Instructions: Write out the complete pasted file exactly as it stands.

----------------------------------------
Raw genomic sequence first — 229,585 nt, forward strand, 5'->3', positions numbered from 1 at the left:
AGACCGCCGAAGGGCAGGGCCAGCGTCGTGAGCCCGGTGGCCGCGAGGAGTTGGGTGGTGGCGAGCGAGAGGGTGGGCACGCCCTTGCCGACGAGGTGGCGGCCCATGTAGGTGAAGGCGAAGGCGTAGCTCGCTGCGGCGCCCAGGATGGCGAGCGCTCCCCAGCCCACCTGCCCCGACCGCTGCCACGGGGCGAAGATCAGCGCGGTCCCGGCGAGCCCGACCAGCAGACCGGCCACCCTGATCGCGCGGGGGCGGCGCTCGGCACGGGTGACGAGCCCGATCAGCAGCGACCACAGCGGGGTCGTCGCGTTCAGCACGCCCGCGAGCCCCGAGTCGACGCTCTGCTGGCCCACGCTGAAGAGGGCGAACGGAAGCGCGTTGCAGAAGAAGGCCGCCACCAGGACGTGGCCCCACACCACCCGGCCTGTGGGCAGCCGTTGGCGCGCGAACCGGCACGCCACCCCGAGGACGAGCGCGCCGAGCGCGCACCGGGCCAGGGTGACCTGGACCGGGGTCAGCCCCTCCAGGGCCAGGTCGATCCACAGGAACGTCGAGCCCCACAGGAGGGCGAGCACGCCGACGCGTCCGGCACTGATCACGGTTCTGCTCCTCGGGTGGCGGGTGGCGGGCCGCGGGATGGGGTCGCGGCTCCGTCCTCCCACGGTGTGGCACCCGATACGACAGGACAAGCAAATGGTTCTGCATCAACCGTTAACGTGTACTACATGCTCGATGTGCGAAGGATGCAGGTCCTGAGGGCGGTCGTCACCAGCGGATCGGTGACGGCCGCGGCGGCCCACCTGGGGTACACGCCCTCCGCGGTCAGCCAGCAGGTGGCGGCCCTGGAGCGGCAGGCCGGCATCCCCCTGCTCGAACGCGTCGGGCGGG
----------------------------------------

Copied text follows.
Raw genomic sequence first — 229,585 nt, forward strand, 5'->3', positions numbered from 1 at the left:
AGACCGCCGAAGGGCAGGGCCAGCGTCGTGAGCCCGGTGGCCGCGAGGAGTTGGGTGGTGGCGAGCGAGAGGGTGGGCACGCCCTTGCCGACGAGGTGGCGGCCCATGTAGGTGAAGGCGAAGGCGTAGCTCGCTGCGGCGCCCAGGATGGCGAGCGCTCCCCAGCCCACCTGCCCCGACCGCTGCCACGGGGCGAAGATCAGCGCGGTCCCGGCGAGCCCGACCAGCAGACCGGCCACCCTGATCGCGCGGGGGCGGCGCTCGGCACGGGTGACGAGCCCGATCAGCAGCGACCACAGCGGGGTCGTCGCGTTCAGCACGCCCGCGAGCCCCGAGTCGACGCTCTGCTGGCCCACGCTGAAGAGGGCGAACGGAAGCGCGTTGCAGAAGAAGGCCGCCACCAGGACGTGGCCCCACACCACCCGGCCTGTGGGCAGCCGTTGGCGCGCGAACCGGCACGCCACCCCGAGGACGAGCGCGCCGAGCGCGCACCGGGCCAGGGTGACCTGGACCGGGGTCAGCCCCTCCAGGGCCAGGTCGATCCACAGGAACGTCGAGCCCCACAGGAGGGCGAGCACGCCGACGCGTCCGGCACTGATCACGGTTCTGCTCCTCGGGTGGCGGGTGGCGGGCCGCGGGATGGGGTCGCGGCTCCGTCCTCCCACGGTGTGGCACCCGATACGACAGGACAAGCAAATGGTTCTGCATCAACCGTTAACGTGTACTACATGCTCGATGTGCGAAGGATGCAGGTCCTGAGGGCGGTCGTCACCAGCGGATCGGTGACGGCCGCGGCGGCCCACCTGGGGTACACGCCCTCCGCGGTCAGCCAGCAGGTGGCGGCCCTGGAGCGGCAGGCCGGCATCCCCCTGCTCGAACGCGTCGGGCGGG